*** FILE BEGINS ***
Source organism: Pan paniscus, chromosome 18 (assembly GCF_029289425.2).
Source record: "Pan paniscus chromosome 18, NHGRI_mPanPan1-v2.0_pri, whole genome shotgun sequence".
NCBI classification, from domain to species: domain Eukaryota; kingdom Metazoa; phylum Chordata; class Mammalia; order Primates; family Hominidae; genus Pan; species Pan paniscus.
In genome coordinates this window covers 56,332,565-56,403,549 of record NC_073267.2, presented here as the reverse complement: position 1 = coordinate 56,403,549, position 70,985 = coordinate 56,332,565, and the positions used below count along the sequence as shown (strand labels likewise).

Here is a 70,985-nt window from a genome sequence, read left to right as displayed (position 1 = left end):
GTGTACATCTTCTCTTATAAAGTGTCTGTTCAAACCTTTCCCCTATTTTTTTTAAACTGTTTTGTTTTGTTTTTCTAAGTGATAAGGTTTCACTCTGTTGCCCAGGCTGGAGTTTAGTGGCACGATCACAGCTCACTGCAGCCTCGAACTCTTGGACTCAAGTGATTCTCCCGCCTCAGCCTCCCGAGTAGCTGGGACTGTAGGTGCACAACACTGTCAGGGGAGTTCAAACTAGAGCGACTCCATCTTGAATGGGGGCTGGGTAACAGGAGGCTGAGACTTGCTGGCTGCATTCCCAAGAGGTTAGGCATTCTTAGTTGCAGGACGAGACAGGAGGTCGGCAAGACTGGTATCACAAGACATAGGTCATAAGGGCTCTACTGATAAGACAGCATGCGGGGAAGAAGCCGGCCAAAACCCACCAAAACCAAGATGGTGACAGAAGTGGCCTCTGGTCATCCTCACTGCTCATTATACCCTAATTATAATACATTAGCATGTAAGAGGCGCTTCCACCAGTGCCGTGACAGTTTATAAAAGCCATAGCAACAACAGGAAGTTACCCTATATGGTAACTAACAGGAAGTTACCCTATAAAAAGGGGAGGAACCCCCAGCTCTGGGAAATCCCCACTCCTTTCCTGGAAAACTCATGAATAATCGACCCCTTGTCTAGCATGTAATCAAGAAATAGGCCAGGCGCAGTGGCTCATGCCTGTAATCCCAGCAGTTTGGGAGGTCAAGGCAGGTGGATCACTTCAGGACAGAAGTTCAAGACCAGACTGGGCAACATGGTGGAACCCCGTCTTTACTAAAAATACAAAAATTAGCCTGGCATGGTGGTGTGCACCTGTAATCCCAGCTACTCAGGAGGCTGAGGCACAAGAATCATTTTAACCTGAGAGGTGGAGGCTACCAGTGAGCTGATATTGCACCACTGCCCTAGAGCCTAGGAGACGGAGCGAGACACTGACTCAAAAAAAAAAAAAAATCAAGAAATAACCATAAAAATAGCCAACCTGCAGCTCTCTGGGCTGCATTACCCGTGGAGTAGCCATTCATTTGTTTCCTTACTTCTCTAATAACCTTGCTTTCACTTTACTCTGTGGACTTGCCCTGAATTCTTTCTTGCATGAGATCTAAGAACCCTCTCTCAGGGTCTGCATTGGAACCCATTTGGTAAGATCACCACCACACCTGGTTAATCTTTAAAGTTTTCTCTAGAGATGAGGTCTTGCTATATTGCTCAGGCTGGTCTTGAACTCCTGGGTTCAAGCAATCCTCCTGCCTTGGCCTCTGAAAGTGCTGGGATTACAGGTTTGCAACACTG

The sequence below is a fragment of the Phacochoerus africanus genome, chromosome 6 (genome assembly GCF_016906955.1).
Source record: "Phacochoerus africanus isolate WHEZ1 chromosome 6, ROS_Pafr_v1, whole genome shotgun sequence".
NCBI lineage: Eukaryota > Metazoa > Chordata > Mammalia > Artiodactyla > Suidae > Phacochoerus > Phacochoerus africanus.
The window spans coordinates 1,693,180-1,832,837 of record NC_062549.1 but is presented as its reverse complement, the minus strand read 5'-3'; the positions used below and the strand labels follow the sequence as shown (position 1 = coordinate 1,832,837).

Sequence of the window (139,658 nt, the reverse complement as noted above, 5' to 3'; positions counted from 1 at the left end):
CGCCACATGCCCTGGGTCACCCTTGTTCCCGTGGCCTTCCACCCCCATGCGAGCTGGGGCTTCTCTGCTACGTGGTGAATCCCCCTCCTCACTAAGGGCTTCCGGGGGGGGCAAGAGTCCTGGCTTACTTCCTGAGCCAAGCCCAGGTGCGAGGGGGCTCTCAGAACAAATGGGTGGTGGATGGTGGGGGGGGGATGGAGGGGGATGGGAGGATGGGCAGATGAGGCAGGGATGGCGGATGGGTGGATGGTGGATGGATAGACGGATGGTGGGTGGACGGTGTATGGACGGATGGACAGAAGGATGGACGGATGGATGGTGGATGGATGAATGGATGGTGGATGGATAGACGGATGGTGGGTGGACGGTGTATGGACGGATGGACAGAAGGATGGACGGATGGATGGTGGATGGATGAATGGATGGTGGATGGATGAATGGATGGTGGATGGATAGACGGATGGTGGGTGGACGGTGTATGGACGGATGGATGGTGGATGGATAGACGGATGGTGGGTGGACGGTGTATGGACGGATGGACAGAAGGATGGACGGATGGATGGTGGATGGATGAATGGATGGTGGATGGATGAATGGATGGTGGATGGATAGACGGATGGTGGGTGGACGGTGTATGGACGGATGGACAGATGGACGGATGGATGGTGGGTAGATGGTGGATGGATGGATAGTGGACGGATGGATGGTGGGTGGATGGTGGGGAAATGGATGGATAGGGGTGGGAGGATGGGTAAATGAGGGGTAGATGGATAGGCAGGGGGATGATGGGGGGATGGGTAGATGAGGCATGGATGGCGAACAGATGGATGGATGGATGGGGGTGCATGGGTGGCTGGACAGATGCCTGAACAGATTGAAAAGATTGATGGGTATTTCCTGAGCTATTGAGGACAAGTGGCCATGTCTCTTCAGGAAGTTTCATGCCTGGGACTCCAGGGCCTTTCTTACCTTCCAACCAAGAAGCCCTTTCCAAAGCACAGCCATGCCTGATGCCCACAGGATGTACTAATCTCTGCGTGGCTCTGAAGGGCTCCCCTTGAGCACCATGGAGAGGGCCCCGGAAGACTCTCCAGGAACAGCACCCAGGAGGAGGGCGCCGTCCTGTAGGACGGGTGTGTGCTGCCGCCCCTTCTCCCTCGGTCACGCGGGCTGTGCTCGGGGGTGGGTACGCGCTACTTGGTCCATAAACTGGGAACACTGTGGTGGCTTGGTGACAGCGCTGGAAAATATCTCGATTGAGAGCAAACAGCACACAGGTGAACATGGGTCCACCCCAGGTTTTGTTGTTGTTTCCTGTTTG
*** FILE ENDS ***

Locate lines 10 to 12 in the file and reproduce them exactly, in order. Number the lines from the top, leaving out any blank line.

The window spans coordinates 1,693,180-1,832,837 of record NC_062549.1 but is presented as its reverse complement, the minus strand read 5'-3'; the positions used below and the strand labels follow the sequence as shown (position 1 = coordinate 1,832,837).

Sequence of the window (139,658 nt, the reverse complement as noted above, 5' to 3'; positions counted from 1 at the left end):
CGCCACATGCCCTGGGTCACCCTTGTTCCCGTGGCCTTCCACCCCCATGCGAGCTGGGGCTTCTCTGCTACGTGGTGAATCCCCCTCCTCACTAAGGGCTTCCGGGGGGGGCAAGAGTCCTGGCTTACTTCCTGAGCCAAGCCCAGGTGCGAGGGGGCTCTCAGAACAAATGGGTGGTGGATGGTGGGGGGGGGATGGAGGGGGATGGGAGGATGGGCAGATGAGGCAGGGATGGCGGATGGGTGGATGGTGGATGGATAGACGGATGGTGGGTGGACGGTGTATGGACGGATGGACAGAAGGATGGACGGATGGATGGTGGATGGATGAATGGATGGTGGATGGATAGACGGATGGTGGGTGGACGGTGTATGGACGGATGGACAGAAGGATGGACGGATGGATGGTGGATGGATGAATGGATGGTGGATGGATGAATGGATGGTGGATGGATAGACGGATGGTGGGTGGACGGTGTATGGACGGATGGATGGTGGATGGATAGACGGATGGTGGGTGGACGGTGTATGGACGGATGGACAGAAGGATGGACGGATGGATGGTGGATGGATGAATGGATGGTGGATGGATGAATGGATGGTGGATGGATAGACGGATGGTGGGTGGACGGTGTATGGACGGATGGACAGATGGACGGATGGATGGTGGGTAGATGGTGGATGGATGGATAGTGGACGGATGGATGGTGGGTGGATGGTGGGGAAATGGATGGATAGGGGTGGGAGGATGGGTAAATGAGGGGTAGATGGATAGGCAGGGGGATGATGGGGGGATGGGTAGATGAGGCATGGATGGCGAACAGATGGATGGATGGATGGGGGTGCATGGGTGGCTGGACAGATGCCTGAACAGATTGAAAAGATTGATGGGTATTTCCTGAGCTATTGAGGACAAGTGGCCATGTCTCTTCAGGAAGTTTCATGCCTGGGACTCCAGGGCCTTTCTTACCTTCCAACCAAGAAGCCCTTTCCAAAGCACAGCCATGCCTGATGCCCACAGGATGTACTAATCTCTGCGTGGCTCTGAAGGGCTCCCCTTGAGCACCATGGAGAGGGCCCCGGAAGACTCTCCAGGAACAGCACCCAGGAGGAGGGCGCCGTCCTGTAGGACGGGTGTGTGCTGCCGCCCCTTCTCCCTCGGTCACGCGGGCTGTGCTCGGGGGTGGGTACGCGCTACTTGGTCCATAAACTGGGAACACTGTGGTGGCTTGGTGACAGCGCTGGAAAATATCTCGATTGAGAGCAAACAGCACACAGGTGAACATGGGTCCACCCCAGGTTTTGTTGTTGTTTCCTGTTTG